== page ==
Writers’ social etiquette

Tuesday, February 18, 2014
Lee Kofman

headshot of Lee Kofman
Lee Kofman

Even a writer is not an island. Most of us mix with other writers, either out of want or necessity. However, unsupervised encounters between writers may result in unintended injuries – external and internal. So here are some suggested rules for harm minimisation when associating with fellow scribes.

1. Don’t tell a writer suffering from writer’s block that you have never understood this concept, because for you writing is so effortless that you often feel like a medium through whom your characters speak.

2. Don’t give your work to someone to read and say “enjoy”, even if personally you find your story highly entertaining.

3.Don’t give your published (or unpublished) book as a birthday gift – even if you’re certain that mankind will be infinitely enriched by reading it.

4. Don’t ask other writers when the book they’re writing will be published, unless you are prepared for an untimely death.

5. Don’t email, tweet or facebook other writers (or anyone, for that matter) asking them to buy your book. And if you really must do so, don’t use CAPITAL LETTERS in your requests.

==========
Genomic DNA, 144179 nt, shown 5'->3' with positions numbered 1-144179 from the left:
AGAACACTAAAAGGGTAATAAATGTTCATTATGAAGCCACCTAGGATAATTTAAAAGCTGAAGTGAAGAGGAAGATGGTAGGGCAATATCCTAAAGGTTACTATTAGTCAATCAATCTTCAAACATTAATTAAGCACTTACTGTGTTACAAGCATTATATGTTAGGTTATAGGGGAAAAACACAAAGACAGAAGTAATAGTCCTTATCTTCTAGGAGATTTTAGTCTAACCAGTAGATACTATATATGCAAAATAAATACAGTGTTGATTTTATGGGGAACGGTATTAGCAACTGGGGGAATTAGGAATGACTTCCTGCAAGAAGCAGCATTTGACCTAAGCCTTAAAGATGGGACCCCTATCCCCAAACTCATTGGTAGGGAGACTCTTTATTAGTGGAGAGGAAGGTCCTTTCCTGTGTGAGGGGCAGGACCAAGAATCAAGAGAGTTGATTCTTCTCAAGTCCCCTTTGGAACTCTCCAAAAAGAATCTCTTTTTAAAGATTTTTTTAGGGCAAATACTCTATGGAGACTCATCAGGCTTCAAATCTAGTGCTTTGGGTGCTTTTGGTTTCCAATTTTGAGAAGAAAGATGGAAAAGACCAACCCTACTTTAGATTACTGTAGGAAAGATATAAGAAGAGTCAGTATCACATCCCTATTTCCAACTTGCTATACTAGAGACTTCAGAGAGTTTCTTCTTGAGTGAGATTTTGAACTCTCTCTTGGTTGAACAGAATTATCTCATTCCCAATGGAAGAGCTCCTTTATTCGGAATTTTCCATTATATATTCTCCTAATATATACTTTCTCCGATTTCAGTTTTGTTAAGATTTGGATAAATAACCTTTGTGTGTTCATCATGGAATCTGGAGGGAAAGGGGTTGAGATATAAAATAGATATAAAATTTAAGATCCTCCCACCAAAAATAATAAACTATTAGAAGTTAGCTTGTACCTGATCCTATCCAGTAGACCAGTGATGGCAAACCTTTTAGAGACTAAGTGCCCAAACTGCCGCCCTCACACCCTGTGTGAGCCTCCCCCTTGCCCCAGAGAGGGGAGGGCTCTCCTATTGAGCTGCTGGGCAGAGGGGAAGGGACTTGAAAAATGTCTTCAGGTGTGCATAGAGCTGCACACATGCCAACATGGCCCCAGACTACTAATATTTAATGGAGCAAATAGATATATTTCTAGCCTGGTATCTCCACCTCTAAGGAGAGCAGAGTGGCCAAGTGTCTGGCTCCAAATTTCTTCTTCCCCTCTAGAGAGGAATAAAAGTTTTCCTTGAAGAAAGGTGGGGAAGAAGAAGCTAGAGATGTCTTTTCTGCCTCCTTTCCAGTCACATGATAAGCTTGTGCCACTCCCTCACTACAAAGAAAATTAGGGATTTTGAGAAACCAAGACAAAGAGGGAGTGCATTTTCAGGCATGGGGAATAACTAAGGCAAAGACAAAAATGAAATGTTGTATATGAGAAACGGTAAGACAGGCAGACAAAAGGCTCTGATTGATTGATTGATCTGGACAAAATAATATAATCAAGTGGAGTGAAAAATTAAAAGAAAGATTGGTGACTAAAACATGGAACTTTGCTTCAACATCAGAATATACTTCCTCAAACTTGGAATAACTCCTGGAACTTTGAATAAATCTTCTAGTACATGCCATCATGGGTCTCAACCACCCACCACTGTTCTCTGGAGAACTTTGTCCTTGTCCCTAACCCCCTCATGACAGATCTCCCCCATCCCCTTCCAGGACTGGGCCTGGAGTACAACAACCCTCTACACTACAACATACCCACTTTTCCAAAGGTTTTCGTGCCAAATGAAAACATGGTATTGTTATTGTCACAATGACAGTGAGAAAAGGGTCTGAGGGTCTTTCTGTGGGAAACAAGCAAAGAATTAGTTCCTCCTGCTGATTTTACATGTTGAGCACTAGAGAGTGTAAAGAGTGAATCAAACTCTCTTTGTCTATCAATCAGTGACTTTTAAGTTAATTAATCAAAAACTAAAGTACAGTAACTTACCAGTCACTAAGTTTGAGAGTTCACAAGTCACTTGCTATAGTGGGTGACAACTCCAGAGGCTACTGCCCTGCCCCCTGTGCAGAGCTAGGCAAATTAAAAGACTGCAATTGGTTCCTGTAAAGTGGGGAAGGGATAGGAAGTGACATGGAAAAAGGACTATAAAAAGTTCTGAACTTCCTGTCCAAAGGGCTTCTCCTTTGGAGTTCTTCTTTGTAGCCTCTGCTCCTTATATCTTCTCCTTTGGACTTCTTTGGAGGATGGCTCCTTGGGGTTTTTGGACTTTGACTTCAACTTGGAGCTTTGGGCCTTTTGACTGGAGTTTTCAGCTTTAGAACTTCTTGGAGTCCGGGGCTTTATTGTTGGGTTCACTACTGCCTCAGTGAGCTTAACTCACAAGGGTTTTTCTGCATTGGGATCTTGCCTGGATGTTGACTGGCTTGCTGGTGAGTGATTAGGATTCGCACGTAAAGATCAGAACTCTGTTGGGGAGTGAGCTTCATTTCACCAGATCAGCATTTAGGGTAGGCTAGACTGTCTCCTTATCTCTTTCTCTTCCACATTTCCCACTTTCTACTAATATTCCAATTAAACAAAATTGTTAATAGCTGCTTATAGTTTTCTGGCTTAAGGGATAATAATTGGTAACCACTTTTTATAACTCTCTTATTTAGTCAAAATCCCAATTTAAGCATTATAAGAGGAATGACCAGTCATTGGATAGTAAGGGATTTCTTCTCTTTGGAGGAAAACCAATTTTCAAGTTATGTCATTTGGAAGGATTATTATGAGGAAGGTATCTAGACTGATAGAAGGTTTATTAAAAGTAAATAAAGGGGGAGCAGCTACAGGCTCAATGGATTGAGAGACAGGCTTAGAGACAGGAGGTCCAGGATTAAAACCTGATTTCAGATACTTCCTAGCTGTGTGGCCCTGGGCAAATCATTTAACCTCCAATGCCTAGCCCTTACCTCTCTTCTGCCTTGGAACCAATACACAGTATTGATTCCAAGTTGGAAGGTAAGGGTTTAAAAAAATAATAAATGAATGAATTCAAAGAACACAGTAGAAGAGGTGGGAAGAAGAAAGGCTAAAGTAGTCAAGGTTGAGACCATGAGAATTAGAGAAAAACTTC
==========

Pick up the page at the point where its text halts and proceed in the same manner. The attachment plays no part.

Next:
6. Don’t ask writers more successful than you to refer you to their agent, at least not during the first decade of your acquaintance.

7. While staying in a shared writers’ retreat, don’t suggest a night of readings, then go first, read half your novel, yawn, say you’ve had too much wine and go to bed.

8. On that last point, when going to a writers’ retreat, don’t show up with bottles of wine and finish them all by yourself.

9. Still at a retreat – don’t dominate the dinner conversation by discussing your dilemma of which publisher to choose out of the twelve fighting over your book.

10. Don’t answer questions about your book by saying “You’ll have to read the book to find out”.

11. Don’t tell memoirists that you find memoir writing self-indulgent.

12. Don’t tell novelists that contemporary novels suck.

13. Don’t tell poets anything. Of all creative species, poets live the shortest and most troubled lives – there is research to prove this. I must reinforce this point: tell poets nothing. Just listen. They need you.

About Lee Kofman

Lee Kofman is an Israeli-Australian author of three fiction books (in Hebrew). Her short works in English have been widely published in Australia, the UK, Scotland, Canada and the US. Her first book in English, the memoir ‘The Dangerous Bride’ is due to appear in October 2014 through MUP. More information is available at Lee’s new website.